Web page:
This sentence is one any English teacher working online has possibly heard quite often recently. Or, more likely, We don’t listen you!
Of course, We don’t listen you is clearly not the correct sentence to use if your teacher’s been rendered momentarily inaudible. But what about We don’t hear you!? To a native speaker, that’s clearly not correct either. But why? Continue reading
I already told you about this word, whose meaning you probably knew about anyway: it’s one of those interesting bits of trivia that’s often thrown about. Continue reading
You’ve probably seen a lot of umlauts in your lifetime. They’re common in German, and look like this: ö. Those two little dots over a little vowel. English of course also has an identical diacritic, the diaeresis. But I already told you that. What I want to look at today though is the umlaut, and one type of umlaut in particular: the metal umlaut. Continue reading
A duck is an aquatic animal, found in freshwater environments around the world.
I probably haven’t blown your mind by telling you that. Nor, I’m sure, will I do so by telling you that to duck is a verb meaning to quickly dip your head. I may, however, surprise you slightly by telling you which word came first.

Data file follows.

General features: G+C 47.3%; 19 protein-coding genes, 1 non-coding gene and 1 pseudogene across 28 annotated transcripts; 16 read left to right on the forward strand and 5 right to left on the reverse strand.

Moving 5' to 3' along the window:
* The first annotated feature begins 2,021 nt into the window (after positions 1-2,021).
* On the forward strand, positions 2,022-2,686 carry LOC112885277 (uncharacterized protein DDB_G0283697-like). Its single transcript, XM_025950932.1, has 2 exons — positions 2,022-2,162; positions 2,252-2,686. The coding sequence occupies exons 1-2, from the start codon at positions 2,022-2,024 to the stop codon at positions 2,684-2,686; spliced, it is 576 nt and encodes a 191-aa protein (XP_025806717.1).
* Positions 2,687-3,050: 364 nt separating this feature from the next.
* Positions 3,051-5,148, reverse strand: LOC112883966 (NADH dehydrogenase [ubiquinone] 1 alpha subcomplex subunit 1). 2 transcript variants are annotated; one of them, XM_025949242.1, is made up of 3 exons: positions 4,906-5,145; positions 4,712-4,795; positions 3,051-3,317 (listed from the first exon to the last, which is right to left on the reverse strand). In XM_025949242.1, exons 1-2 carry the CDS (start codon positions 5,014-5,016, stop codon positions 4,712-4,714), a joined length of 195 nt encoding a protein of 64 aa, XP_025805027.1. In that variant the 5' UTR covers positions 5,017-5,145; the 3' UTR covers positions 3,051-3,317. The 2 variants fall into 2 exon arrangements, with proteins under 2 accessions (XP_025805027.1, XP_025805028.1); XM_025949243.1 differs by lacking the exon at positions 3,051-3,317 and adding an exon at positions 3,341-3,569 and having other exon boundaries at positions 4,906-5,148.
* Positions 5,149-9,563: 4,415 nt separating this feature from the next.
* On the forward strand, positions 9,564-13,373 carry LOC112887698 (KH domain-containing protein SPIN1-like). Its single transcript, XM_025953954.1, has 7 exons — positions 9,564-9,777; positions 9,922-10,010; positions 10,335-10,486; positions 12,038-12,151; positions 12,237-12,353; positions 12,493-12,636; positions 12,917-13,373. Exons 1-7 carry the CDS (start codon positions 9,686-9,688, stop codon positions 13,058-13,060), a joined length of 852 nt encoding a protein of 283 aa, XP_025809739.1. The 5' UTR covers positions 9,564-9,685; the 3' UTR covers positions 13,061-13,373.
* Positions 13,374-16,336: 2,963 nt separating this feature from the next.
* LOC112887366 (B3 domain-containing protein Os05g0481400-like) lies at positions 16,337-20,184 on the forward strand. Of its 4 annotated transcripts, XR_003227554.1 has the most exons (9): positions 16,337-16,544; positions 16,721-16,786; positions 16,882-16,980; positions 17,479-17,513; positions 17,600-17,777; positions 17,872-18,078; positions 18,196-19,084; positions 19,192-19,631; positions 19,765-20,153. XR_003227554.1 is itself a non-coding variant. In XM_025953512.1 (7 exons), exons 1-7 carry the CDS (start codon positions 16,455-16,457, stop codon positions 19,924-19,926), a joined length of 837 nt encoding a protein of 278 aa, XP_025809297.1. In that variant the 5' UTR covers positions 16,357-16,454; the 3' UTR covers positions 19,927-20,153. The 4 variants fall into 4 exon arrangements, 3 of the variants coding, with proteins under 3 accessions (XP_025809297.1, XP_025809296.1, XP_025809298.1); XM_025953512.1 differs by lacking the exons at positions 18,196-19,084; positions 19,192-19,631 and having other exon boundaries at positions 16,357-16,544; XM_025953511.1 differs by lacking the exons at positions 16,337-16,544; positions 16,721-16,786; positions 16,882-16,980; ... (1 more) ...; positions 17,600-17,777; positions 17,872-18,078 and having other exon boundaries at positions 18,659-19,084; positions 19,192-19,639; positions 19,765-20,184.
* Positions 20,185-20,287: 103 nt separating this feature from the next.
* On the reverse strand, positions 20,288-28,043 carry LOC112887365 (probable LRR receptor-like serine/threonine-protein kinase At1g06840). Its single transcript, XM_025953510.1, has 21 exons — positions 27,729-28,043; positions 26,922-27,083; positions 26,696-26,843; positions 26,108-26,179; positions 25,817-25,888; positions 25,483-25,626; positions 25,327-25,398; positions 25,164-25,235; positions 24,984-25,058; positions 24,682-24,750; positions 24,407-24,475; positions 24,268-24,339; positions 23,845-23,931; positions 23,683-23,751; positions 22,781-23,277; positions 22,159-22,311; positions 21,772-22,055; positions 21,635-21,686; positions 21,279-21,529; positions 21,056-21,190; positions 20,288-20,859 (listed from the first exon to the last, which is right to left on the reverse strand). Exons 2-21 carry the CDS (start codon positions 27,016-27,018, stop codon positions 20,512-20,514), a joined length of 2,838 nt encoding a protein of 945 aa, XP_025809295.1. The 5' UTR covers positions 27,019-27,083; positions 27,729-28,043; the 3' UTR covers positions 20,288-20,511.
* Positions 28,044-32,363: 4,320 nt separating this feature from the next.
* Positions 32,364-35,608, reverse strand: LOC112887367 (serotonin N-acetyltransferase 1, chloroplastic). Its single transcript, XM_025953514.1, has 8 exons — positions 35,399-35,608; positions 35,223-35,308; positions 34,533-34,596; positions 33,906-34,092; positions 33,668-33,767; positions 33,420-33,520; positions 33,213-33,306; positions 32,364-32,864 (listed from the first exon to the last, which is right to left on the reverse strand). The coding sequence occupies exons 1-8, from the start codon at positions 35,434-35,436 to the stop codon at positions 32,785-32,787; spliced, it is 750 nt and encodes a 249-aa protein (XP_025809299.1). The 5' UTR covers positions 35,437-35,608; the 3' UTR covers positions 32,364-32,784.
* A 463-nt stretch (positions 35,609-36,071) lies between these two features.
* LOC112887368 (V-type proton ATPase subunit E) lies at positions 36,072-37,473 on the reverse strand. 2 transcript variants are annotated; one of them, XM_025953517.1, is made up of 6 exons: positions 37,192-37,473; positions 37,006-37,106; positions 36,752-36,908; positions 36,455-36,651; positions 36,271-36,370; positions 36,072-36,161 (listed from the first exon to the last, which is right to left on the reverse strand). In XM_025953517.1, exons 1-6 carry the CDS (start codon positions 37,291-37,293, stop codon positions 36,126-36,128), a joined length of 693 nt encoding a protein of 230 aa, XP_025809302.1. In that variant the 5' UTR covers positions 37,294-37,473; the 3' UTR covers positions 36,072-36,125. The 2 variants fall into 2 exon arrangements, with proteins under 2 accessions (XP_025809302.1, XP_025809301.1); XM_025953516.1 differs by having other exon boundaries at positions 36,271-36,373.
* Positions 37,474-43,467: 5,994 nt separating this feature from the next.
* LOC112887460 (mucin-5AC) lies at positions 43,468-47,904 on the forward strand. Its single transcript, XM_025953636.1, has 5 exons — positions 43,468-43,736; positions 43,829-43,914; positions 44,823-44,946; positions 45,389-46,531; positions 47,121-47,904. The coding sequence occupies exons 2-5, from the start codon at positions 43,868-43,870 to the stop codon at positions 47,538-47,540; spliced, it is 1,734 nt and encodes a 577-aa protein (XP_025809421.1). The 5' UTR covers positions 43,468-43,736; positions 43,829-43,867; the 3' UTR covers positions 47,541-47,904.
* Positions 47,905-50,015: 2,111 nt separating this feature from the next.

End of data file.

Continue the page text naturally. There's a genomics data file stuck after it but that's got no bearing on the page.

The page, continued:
I was watching Wales play New Zealand in rugby yesterday when I saw the New Zealand. That reminded me that New Zealanders had voted on changing their flag last year, and I hadn’t kept up with the result of the vote.
Seeing the old flag flying, I knew that they’d obviously voted to keep it, but I was curious for more detail, so I googled New Zealand flag. And that’s when things got really interesting…
Why no!, not, in fact, a blank page, but rather a continuation of the theme of what I don’t know about English (though you can expect this to be a very short series of articles). Today I want to have a look at the last book I’ve read: Cat’s Cradle, by Kurt Vonnegut. Like most books I read, it was a second-hand copy from my favourite bookshop, and one of the previous owners had underlined a lot of words. I didn’t think too much of this at first: there are often handwritten notes and underlined sections in second-hand books. That’s part of the appeal of second-hand books: the feeling that they’ve already had a full life (it must have been some journey to get from S&S Books in Sioux Falls, South Dakota, to Charlie Byrne’s Bookshop in Galway, Ireland), and the knowledge that someone else got to appreciate them. This case was slightly different though, because there were just individual words underlined, and no notes in the margins. I soon realised that these words were underlined because the previous reader hadn’t understood them. How did I come to realise this? Because I didn’t know most of them either.